1.4.1 Who are stakeholders?
It is essential to distinguish between stakeholders and shareholders. Shareholders – owning part of a company by holding stock or shares – are certainly stakeholders in a commercial business but they are by no means the only stakeholders, as we shall discover in a moment. The aims and objectives of all the different stakeholders may well not be the same as those of the shareholders and this may result in tension or conflict, which must be managed.
A fuller discussion of the competing claims of shareholder and stakeholder theory lies beyond the scope of this short reading, but in an article for the Sloan Management Review, Smith (2003, p. 85) informs us that according to shareholder theory, a manager’s primary duty is to maximise shareholder returns, whereas stakeholder theory argues that ‘a manager’s duty is to balance the shareholders’ financial interests against the interests of other stakeholders such as employees, customers and the local community, even if it reduces shareholder returns.’
Stop and reflect
If a private sector manager’s duty is to balance shareholders’ financial interests against the interests of other stakeholders, what kind of ethical dilemmas might this give rise to? Can you think of an organisation where the financial interests of shareholders conflict with the needs or wishes of its stakeholders? How does this tension manifest itself?
Definitions of stakeholder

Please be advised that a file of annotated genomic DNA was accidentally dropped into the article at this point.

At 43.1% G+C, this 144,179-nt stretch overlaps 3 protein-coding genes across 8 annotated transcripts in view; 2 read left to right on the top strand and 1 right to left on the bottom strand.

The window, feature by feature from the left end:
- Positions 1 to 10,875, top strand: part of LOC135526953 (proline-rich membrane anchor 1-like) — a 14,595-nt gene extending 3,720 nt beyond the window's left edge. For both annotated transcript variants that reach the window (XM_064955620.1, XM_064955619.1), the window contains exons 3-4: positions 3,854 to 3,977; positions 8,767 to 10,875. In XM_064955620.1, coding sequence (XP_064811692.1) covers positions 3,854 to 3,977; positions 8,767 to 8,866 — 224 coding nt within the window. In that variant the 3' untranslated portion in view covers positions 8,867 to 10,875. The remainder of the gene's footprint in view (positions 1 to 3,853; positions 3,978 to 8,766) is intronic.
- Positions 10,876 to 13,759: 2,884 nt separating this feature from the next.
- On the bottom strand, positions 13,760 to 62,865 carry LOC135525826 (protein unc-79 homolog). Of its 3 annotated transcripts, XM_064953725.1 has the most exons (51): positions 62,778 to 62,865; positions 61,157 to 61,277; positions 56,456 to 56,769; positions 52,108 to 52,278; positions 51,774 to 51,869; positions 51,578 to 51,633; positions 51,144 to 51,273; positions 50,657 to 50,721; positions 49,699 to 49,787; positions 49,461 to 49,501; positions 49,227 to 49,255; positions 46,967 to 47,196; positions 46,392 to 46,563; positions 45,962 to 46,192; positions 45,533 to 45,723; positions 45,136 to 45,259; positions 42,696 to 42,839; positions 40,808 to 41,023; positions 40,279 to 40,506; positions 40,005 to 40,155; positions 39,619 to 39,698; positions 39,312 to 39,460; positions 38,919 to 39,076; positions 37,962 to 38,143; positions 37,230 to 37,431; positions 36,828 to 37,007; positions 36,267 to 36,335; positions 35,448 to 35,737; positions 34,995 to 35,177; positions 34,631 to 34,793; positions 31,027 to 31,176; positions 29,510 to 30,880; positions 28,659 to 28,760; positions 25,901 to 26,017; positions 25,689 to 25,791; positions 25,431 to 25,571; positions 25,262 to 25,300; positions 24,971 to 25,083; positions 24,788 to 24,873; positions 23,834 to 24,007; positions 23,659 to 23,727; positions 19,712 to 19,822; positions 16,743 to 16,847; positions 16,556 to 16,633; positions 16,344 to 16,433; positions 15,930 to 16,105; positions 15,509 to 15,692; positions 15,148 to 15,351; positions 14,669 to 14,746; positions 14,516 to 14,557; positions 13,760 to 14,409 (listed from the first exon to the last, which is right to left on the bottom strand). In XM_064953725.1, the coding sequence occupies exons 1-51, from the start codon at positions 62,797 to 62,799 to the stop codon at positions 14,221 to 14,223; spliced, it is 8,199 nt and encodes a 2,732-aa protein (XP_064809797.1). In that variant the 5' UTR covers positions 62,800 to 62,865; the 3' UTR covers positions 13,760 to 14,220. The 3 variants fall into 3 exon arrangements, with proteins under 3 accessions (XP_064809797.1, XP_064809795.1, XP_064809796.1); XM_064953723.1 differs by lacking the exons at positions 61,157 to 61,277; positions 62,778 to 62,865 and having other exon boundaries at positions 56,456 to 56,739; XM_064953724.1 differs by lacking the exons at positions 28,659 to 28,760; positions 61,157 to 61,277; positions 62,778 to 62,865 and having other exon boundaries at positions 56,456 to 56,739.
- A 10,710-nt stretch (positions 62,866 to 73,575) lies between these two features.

So who are the stakeholders? There are many different definitions of the word ‘stakeholder’–this seems to be a familiar refrain in business studies and one of the reasons why the study of management is so complex and contested. Here are some typical definitions of ‘stakeholder’ from the literature:
Any group or individual who can affect or is affected by the performance of the achievement of the organisation’s objectives.
Any person group or organisation that can place a claim on the organisation’s attention, resources, or output, or is affected by that output.
People or small groups with the power to respond to, negotiate with, and change the strategic future of the organisation.
Stakeholders are the individuals and groups affected by and capable of influencing the development and implementation of strategy and policy proposals.
Those persons and organisations that have an interest in the strategy of the organisation. Stakeholders normally include shareholders, customers, staff and the local community.
Individuals or groups who depend on an organisation to fulfil their own goals and on whom, in turn, the organisation depends.
Those persons and groups who contribute to the wealth-creating potential of the firm and are its potential beneficiaries and/or those who voluntarily or involuntarily become exposed to risk from the activities of a firm.
What can we conclude from these definitions? In addition to being affected by an organisation’s decisions or actions, stakeholders may have an influence on what it does, the resources it may be able to call upon, and what it should achieve.
Stop and reflect
If stakeholders have an influence on what an organisation does, the resources it may be able to call upon, and what it should achieve, what issues does this pose for those who manage the organisation?
Importantly, although early definitions of the term ‘stakeholder’ lean towards the private sector, most of the above definitions are generic since they apply equally to public sector organisations as well. However, while there may be some commonality between the stakeholders of a private sector organisation and a public sector organisation, for example employees, the degree of difference in the list of both organisations’ respective stakeholders will to a great extent be determined by the purpose and mission of the organisation. Let us look briefly at two examples.